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The other reason for the YouTube use by my client is that they are ultra-conservative when it comes to linking to other websites (afraid a competitor is going to steal a client or latch on to one of their partners) so their YouTube account is linked to the website with the hopes that their will be a positive affect on SEO. Also, they use a crappy, free CMS called Umbraco to build their website and they are not willing to invest any money into buying add-ons that would allow them to deploy video in their website nor will they pay for the .Net developer that would be needed to do the backend work. All in all, it makes for an ugly web presence when you are referring visitors to your site off of your site to get the video content you want to provide to attract their attention.

A lot of sites use YT embedding, so it's not that bad of a practice if done in good taste. Outsourcing video can have merits and I think your client actually has a pretty good solution for what they need. Doesn't sound like there's much of a web presence for the industry that they're in.

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I actually have advised a client against YouTube. Why? The reaosns were:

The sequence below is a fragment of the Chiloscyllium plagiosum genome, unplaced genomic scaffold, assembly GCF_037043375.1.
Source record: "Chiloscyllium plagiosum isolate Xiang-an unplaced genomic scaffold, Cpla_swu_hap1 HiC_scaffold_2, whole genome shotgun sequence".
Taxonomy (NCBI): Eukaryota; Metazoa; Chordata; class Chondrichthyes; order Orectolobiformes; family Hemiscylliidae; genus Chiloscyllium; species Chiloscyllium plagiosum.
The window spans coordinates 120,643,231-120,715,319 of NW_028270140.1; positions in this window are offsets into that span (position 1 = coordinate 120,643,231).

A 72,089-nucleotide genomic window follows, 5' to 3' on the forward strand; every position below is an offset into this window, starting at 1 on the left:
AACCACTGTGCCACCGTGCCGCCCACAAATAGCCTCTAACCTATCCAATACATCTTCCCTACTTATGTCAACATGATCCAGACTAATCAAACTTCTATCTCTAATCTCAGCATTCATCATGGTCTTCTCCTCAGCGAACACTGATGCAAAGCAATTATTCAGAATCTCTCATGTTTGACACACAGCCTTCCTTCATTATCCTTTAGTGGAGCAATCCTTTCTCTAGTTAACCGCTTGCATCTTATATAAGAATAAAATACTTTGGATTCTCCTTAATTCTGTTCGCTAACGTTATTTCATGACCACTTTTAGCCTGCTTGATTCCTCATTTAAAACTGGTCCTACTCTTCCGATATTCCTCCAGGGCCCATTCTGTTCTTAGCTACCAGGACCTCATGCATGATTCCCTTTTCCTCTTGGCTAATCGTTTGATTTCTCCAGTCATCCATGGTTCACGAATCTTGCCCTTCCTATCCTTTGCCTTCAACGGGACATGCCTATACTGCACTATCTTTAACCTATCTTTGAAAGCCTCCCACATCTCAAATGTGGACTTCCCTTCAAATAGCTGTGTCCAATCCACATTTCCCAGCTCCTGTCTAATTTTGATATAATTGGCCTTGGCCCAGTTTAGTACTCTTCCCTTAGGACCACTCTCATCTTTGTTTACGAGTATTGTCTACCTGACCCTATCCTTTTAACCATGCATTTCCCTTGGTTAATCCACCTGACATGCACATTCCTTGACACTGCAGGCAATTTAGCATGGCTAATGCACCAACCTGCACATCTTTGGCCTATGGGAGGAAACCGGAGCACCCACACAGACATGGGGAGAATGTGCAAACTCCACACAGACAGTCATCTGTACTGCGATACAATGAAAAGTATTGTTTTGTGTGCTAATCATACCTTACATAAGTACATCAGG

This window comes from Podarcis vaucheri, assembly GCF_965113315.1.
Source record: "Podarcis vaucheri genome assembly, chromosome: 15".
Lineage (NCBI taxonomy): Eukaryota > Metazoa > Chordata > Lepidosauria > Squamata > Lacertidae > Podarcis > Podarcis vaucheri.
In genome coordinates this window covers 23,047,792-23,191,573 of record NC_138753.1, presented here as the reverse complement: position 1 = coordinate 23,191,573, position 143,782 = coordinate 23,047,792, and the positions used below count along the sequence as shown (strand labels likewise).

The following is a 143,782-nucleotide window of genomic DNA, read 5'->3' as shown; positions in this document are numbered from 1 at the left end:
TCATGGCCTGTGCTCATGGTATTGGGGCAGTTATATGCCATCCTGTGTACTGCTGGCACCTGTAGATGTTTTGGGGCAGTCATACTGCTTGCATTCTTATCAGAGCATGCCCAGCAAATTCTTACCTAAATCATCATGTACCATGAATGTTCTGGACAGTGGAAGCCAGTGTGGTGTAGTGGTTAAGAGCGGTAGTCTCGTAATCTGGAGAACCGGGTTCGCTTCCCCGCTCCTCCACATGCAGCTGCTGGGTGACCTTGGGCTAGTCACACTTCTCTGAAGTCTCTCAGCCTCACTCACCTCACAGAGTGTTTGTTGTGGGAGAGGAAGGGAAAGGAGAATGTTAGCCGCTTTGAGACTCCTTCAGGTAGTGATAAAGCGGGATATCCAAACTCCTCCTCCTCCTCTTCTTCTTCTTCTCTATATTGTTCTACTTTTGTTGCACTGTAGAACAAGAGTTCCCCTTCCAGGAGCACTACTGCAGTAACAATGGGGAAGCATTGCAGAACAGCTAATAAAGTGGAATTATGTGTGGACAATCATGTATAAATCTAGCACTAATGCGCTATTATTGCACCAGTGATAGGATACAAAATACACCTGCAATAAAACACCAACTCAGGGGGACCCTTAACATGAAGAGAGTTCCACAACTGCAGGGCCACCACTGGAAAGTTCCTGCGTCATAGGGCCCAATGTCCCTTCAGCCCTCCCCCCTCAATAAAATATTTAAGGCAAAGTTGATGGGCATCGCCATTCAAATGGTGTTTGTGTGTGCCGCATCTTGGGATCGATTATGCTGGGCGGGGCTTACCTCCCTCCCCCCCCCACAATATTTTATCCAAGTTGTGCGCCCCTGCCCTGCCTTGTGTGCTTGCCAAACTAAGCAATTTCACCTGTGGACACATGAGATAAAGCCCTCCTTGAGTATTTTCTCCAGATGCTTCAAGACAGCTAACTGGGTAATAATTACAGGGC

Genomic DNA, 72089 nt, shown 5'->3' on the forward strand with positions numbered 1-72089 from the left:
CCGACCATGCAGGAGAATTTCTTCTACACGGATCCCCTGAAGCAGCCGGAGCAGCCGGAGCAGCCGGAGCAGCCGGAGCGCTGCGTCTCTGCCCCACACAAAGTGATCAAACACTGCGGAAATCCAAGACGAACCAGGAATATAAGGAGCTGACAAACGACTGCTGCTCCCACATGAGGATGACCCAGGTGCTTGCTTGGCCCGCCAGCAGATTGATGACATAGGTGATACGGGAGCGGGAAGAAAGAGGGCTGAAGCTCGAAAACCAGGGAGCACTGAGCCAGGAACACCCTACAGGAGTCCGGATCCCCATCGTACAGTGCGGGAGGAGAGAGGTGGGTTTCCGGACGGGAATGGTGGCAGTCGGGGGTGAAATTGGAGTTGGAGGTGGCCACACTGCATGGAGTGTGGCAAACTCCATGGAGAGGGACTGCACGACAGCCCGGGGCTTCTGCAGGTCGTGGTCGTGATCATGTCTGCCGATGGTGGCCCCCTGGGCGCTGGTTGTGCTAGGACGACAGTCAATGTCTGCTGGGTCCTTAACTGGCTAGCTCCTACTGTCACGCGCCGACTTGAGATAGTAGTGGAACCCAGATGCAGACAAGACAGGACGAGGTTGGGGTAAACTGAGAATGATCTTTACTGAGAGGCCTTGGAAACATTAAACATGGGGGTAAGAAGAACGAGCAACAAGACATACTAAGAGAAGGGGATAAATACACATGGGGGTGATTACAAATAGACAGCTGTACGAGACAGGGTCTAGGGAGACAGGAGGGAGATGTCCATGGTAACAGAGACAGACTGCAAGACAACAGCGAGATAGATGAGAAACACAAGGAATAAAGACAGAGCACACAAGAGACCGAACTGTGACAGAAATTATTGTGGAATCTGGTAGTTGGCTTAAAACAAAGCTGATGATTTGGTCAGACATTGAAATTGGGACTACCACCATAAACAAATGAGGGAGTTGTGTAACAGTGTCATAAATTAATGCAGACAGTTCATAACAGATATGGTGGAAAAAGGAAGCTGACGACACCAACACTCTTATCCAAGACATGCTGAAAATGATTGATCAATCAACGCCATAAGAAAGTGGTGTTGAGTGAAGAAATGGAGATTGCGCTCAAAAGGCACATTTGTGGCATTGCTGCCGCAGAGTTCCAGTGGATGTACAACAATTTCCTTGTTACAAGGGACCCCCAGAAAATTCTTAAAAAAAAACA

1. the clients materials are not copyrighted
2. the content was not edited nor clean
3. it will actually harm rather than help the client especially if it becomes viral.

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I actually have advised a client against YouTube. Why? The reaosns were:
1. the clients materials are not copyrighted
2. the content was not edited nor clean
3. it will actually harm rather than help the client especially if it becomes viral.

After reading these points I made them to my client. Unfortunately they are weighing no-cost against the points you made. All we can ever do is advise and hope they learn the easy way rather than the hard way. I think my client is destined to learn the hard way.

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Only if you can tell them "I told you so."

I won't tell them. I will create a really cool flash clip to do it. It will seem like I really cared that way. LOL